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1973 Dodge Challenger - The Hemi Inside

This guy has been on TV. He also builds a cool 6.1L swapped '73 Dodge Challenger with modern Hemi power.

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Tech Notes
What:
'73 Dodge Challenger
Owner: Jonathan LaPaglia
Where: Los Angeles CA, where it is warm virtually all year.

Engine: The 6.1L Hemi is a crate engine from Mopar Performance with an advertised 425 hp and 450 lb-ft of torque. It came mostly naked, so Jonathan had to source a lot of parts like accessory drives and headers for the swap. The sump from Charlie's Oil Pans in Ohio fits the original K-Member, so you can drop in either a 5.7L or 6.1L Hemi. In this case, John also had to notch the K-member to clear the A/C compressor. The engine mounts are from a company called Schumacher Creative Services that specializes in Mopar swaps. They are designed to accept Tube Technologies Inc. (TTI) headers.

Controller: The Mopar Performance controller is similar to an AEM race box, fully programmable with timing and fuel maps. You even get all the sensors and a cableoperated throttle. The 6.1L was always speed density so John didn't have to switch it from a mass airflow system. The kit comes with three base maps that include one for the 6.1L. When the time came, it fired up with no leaks and no problems, which impressed John, since he did all the fuel-system plumbing by himself. After that, he sent it out to DC Performance for fine-tuning.

Exhaust: The TTI swap headers feed a 2.5-inch system with a cross-pipe. Sounded stock to us. TTI also makes headers for A- and B-Body Hemi swaps, just in case you were getting any ideas.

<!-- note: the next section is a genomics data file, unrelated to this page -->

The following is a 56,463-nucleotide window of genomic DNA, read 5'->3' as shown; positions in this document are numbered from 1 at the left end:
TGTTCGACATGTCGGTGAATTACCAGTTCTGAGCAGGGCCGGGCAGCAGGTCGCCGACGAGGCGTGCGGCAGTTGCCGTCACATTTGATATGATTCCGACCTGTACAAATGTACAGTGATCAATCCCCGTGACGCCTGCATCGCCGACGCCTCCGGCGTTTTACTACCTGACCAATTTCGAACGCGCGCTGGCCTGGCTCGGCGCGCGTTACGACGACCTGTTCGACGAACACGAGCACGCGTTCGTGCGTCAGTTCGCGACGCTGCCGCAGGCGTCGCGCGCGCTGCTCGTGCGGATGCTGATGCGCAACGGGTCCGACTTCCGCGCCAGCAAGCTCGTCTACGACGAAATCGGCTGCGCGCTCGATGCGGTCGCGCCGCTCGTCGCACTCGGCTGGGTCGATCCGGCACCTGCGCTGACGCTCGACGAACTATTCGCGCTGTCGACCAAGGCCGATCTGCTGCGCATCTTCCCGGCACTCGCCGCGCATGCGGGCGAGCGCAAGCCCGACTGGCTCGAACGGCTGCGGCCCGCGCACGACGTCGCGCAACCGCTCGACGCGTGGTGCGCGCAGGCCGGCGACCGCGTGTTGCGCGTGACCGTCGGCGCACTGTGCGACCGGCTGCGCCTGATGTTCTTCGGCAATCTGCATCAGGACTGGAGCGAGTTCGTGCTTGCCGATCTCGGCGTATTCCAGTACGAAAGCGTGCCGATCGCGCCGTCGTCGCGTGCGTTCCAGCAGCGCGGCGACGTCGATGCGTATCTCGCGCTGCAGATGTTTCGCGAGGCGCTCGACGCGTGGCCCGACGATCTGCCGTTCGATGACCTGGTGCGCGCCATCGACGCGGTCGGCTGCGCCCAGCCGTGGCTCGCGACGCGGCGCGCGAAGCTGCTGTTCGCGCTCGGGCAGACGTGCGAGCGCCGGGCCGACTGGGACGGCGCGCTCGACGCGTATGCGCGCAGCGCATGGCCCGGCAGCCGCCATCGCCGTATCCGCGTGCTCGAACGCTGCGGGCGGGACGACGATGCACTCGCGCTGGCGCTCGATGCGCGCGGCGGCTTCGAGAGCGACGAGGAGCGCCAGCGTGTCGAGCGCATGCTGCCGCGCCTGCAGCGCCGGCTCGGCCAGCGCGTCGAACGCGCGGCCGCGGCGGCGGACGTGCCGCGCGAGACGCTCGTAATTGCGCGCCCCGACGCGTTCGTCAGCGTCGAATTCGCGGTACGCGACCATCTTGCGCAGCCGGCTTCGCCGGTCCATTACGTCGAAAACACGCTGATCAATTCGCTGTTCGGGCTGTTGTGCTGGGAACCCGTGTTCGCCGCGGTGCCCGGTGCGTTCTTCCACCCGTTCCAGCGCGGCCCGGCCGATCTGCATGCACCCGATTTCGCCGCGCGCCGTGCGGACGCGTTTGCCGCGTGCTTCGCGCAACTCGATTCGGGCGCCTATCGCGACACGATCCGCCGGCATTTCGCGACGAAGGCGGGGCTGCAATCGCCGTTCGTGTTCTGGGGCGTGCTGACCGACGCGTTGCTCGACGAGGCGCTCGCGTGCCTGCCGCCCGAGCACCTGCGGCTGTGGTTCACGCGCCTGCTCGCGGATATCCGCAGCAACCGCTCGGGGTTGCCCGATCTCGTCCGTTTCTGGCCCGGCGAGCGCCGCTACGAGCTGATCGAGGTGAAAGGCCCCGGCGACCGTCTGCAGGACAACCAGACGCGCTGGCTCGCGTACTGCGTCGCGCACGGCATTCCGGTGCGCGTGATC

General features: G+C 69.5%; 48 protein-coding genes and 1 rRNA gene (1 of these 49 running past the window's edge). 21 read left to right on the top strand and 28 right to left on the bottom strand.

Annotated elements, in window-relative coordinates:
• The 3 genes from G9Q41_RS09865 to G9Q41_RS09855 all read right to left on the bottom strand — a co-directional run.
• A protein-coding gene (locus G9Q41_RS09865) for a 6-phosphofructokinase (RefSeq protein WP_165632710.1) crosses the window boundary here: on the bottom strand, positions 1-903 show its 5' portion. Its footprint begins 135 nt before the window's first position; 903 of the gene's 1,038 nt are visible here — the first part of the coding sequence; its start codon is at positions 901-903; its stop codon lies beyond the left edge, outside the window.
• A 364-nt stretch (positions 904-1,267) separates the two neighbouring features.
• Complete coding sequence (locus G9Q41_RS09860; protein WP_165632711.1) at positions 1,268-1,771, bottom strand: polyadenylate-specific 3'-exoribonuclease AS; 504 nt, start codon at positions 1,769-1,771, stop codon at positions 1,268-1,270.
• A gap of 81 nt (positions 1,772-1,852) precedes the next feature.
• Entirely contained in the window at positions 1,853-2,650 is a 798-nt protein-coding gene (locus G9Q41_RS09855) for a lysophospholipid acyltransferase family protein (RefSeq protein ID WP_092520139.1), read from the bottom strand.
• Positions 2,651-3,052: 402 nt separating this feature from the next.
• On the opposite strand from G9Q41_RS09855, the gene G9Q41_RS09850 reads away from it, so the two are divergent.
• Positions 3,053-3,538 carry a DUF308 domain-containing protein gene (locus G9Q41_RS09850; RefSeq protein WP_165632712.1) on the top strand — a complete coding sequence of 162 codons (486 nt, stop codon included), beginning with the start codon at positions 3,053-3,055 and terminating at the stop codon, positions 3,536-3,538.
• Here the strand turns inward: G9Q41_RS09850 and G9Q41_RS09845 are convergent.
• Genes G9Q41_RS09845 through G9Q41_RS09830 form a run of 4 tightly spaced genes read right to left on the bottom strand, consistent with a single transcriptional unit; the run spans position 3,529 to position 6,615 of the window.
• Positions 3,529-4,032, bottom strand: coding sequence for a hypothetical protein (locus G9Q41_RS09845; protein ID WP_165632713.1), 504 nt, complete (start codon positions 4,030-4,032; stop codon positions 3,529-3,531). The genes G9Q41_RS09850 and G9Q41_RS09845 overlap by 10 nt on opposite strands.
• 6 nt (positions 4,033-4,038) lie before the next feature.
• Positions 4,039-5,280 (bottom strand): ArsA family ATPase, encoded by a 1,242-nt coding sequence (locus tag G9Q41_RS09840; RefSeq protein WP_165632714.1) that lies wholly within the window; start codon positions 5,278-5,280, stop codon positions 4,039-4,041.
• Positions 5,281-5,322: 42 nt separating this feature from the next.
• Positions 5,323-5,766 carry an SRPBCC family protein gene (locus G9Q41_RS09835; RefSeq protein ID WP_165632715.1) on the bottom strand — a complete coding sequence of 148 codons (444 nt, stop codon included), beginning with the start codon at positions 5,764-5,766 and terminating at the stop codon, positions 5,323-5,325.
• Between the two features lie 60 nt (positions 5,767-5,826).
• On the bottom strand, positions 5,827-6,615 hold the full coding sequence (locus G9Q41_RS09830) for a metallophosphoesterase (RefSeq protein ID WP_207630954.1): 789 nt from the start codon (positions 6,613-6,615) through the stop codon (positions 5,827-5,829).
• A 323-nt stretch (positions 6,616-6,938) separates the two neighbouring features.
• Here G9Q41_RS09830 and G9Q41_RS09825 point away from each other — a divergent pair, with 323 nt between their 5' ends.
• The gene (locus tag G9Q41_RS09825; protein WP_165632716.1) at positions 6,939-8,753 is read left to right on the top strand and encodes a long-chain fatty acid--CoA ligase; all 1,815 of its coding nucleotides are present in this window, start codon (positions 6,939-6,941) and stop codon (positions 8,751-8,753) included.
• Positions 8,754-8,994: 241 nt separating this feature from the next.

Trans: The Tremec TKO600 arrived with everything Jonathan needed to swap from an automatic to a five-speed, including the clutch kit and driveshaft. Because the car was so low, the transmission tunnel had to be clearanced a bit and the headers needed to be moved up to stay off the pavement.

A/C: John used the original heater box and ordered the compressor, condenser, hoses, and all the other underhood parts from Chrysler for a 6.1L. "I couldn't bear to see the hoses, so I ran the A/C lines using hard line from Vintage Air," says Jonathan. "I had a quote to do the hard lines, but I ended up doing it myself using bits and pieces. Works great."

Accessories: The front dress is from Chrysler and is for a 6.1L. The Hydroboost (hydraulic brake booster) is pressurized by a Chevy power-steering pump that was installed back when he had the 340 with a big cam and no vacuum.

Rear: The rearend is an 83/4 with 3.91:1 gears. It's just about the only part on the car that's close to original.

Brakes: This thing stops on a dime. John used the Baer 13-inch Baer Claw Track system in the front and 12-inch Baer Claw Sport system in the rear with an e-brake option. With the old engine and cam, it wouldn't stop. With the Hydroboost, it stops. He probably doesn't need it with the smaller duration of a factory cam, but it's still there.

Suspension: When he bought the car, it was riding on the bumpstops. John added Firm Feel tube upper control arms, boxed lowers, 2-inch drop spindles, and a 1-inch sway bar in the front and a 3/4-inch sway bar in the rear. The adjustable shocks are from Koni, and he had a set of custom springs built in the rear. To get the car low, John found a spring-eye box that drops the body down over the spring for good looks without the kidney damage.

Wheels/Tires: To get the look that has become traditional, the Dodge is on American Racing Torq-Thrust IIs. It has 17x7s in the front with 225/45ZR17 Goodyear Eagle F1s and 18x10s with 6-inch backspacing in the rear on 285/35ZR18s.

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